What a Hacker Sees When You Use Unsecured Wifi
Using unsecured public WiFi hotspots can result in hackers seeing far more about what you are doing, saying, and sharing than you likely thought possible.
For working professionals and students, free public WiFi makes it easy to get things done while on the go. When online, it’s easy to think that your password protected email accounts are always kept safe from prying eyes. That isn’t the case, however, if you are taking advantage of unsecured WiFi access.
The reason that the public loves WiFi hotspots is the same reason that eavesdropping hackers love them too: no authentication. Without requiring authentication to establish a network connection, a hacker can easily get access to any unsecured devices using the same network.
In short, the hacker works it out so that your information is sent directly to them. They then pass the information on — it doesn’t head to the original connection point.
What Information Can a Hacker Steal?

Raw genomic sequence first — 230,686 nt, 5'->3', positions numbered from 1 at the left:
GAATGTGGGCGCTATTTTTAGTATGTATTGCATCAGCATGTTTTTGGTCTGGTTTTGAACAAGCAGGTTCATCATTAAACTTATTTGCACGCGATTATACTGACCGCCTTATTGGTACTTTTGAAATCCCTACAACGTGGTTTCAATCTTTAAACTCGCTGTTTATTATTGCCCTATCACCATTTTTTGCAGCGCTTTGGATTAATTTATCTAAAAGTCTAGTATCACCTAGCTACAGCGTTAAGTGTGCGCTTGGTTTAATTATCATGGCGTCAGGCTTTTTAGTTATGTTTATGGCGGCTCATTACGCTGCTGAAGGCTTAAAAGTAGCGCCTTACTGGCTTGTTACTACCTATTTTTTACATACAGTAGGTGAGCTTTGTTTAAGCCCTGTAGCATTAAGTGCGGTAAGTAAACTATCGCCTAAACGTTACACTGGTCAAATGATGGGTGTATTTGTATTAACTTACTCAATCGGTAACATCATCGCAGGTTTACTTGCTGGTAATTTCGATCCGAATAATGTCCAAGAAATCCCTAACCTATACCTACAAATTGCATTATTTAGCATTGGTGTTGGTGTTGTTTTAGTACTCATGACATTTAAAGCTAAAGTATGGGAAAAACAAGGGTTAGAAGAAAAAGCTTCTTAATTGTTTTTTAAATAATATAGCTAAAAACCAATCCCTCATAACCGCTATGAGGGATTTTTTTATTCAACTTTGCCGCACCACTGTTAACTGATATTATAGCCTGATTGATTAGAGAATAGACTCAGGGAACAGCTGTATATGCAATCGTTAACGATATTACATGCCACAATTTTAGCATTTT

It turns out that a hacker can access a wealth of information over free, unsecured public WiFi. You are potentially sharing with an eavesdropper your passwords, emails, texts, credit card information, and whatever you are doing over the free internet hotspot.
All of the information you send can then be used by a hacker whenever they want to use it. It could be that moment or it could be weeks later. He or she can then access whatever systems or programs you were using and pretend to be you.
What’s worse, these unsecured networks can be used to send malware your way. If you are allowing file-sharing over the network, your computer can easily become infected. In fact, some hackers are even making the hotspot itself a piece of malware. These attacks typically offer an upgrade to some sort of popular software, but when you click the window, malware will be installed.
How To Prevent Eavesdropping
You don’t have to skip the public WiFi — just be smart about using it. Try to connect to public networks that have good passwords instead of unsecured WiFi, and don’t browse through sensitive accounts like your online bank account while connected. If you don’t need WiFi, don’t automatically connect to it.